Another Lean Army Report
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Here's another success story from the U.S. Army's Lean Six Sigma program, increasing production to support troops in Iraq:
“When the call came in to deliver the door kits we were experiencing production rates twice as high as normal,” said
Randall Quinn, chief, Environmental Management Division. “Even though we didn't build new facilities to accommodate increased production, instituting ‘lean' manufacturing methods enabled us to meet the need of our Soldiers in Iraq.”
Lean manufacturing at Letterkenny is the result of the depot's commitment to the Army's
Lean SixSigma management approach. The lean core team utilizes the kaizen and value stream analysis lean tools to discover and eliminate waste by reducing floor space, flow time and distance traveled as a means of increasing productivity. More than 80 percent of the workforce at Letterkenny has participated in at least one Lean SixSigma rapid improvement event (RIE). RIEs are exercises designed to identify inefficiencies quickly and recommend immediate corrective action.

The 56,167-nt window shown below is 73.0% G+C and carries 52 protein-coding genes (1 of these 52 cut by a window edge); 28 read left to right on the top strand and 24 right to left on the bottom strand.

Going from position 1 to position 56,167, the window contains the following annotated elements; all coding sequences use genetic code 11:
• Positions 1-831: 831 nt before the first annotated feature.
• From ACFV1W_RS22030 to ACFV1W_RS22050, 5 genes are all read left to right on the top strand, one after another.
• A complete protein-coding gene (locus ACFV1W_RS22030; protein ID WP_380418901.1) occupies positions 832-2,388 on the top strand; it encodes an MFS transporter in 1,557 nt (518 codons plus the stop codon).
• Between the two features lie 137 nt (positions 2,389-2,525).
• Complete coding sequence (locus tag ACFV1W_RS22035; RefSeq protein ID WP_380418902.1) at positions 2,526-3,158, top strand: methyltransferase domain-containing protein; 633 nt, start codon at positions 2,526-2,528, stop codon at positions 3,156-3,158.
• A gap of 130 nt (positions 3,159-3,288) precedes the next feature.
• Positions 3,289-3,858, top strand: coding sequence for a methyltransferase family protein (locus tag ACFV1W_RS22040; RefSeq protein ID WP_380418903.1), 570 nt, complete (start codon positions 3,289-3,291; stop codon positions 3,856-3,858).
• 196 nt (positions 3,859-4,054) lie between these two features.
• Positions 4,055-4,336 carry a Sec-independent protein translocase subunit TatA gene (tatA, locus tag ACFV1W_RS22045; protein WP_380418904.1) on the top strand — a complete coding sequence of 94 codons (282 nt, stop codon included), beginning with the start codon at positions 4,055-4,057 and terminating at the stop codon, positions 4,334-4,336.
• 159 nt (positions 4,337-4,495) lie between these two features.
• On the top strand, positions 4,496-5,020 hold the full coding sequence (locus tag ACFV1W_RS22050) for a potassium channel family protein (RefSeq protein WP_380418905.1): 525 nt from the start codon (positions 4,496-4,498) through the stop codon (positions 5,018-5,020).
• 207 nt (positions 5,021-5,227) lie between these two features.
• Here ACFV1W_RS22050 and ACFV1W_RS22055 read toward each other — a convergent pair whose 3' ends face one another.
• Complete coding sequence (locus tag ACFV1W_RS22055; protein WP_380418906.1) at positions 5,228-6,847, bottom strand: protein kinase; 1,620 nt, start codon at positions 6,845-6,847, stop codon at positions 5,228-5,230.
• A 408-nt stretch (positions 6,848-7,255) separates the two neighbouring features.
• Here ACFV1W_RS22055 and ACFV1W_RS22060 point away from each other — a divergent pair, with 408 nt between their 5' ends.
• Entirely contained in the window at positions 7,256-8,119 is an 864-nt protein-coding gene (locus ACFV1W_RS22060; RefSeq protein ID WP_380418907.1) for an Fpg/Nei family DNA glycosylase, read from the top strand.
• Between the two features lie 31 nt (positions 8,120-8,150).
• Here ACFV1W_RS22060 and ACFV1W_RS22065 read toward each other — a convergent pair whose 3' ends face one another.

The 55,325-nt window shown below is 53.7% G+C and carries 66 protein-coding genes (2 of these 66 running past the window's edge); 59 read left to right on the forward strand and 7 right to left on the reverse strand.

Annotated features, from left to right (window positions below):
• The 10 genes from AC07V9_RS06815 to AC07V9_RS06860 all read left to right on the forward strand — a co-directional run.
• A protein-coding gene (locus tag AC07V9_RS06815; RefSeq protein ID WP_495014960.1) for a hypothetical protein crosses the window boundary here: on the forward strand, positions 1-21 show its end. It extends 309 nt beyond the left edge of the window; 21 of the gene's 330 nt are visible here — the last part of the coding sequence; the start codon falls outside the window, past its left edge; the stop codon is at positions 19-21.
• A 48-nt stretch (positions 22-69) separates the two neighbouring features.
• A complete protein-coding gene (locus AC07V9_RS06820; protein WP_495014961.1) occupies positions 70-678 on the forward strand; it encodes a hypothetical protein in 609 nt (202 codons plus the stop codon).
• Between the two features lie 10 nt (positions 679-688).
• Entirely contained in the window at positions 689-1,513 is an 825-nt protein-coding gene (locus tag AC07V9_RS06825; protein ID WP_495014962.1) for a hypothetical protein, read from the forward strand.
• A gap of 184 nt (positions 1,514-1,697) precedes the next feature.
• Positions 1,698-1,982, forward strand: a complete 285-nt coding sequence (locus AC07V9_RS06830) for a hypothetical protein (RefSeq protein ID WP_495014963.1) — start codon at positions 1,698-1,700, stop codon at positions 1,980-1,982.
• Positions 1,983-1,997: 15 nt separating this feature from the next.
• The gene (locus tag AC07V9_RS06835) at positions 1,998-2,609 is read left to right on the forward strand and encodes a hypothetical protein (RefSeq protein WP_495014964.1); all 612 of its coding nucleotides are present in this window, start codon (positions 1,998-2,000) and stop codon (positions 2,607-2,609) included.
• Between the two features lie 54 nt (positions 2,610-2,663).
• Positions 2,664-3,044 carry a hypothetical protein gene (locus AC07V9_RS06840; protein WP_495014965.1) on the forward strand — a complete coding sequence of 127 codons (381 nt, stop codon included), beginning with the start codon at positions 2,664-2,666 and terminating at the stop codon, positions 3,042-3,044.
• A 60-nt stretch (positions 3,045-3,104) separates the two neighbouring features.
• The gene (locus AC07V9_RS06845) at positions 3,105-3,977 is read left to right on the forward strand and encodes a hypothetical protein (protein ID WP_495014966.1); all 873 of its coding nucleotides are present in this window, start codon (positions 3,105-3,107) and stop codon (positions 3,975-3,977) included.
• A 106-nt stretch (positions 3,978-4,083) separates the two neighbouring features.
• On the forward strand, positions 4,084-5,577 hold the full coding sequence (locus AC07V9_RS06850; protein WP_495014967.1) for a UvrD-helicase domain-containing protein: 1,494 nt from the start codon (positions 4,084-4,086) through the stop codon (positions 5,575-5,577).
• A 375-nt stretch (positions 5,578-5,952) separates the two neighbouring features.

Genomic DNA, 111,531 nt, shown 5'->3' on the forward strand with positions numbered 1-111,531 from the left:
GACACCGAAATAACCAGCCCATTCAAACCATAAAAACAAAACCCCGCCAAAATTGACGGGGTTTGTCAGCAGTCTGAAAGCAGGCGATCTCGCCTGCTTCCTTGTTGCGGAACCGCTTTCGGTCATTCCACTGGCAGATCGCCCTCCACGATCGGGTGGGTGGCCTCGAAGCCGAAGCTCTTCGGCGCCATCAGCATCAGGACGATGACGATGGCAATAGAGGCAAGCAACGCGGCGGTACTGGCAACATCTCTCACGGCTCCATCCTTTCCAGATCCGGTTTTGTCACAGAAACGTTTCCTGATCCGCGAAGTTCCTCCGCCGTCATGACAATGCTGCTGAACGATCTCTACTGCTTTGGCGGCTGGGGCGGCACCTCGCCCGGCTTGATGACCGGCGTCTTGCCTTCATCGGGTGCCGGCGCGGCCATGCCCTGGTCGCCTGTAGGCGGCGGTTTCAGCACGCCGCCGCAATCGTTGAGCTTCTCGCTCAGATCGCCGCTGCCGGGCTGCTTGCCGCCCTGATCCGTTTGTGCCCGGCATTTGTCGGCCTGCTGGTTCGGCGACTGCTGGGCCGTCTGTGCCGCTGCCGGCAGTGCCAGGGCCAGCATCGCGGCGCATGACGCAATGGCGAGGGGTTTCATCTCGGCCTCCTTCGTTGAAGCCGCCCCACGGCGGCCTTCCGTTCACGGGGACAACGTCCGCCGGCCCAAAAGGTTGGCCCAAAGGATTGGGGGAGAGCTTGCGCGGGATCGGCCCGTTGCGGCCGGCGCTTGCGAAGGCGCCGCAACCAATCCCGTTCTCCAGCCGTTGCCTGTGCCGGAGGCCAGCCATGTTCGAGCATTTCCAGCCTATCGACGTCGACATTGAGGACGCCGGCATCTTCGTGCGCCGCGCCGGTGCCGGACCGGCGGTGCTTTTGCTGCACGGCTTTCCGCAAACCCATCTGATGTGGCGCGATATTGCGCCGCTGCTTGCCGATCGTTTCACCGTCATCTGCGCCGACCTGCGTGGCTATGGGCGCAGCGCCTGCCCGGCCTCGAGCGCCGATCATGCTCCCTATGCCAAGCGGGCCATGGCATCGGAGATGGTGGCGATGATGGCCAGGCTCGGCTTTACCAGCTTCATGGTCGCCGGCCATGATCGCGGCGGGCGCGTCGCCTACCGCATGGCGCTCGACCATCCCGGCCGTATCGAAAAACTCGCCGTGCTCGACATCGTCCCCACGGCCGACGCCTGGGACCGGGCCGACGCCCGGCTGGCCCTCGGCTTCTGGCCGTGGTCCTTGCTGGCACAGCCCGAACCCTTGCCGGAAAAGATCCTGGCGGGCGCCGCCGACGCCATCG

RIE's appear to be a “kaizen event” driven approach. Beyond the initial improvements, I hope the site is also putting a lean management system in place, to make sure that they don't “backslide” and lose their improvements. Driving improvement is impressive, and can be difficult, but putting a lasting, sustainable lean culture in place, driving continuous improvement, is even more difficult.
The article also talks about waste reduction and environmental impact.
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RIE is indeed a kaizen event under a different (i.e., less Japanese) name. It seems to be a better description anyway given the origin of the word “kaizen”.
Army RIEs borrow from six sigma project structure and follow an abbreviated DMAIC flow. As such, teams should develop an effective control plan to codify new processes and sustain gains.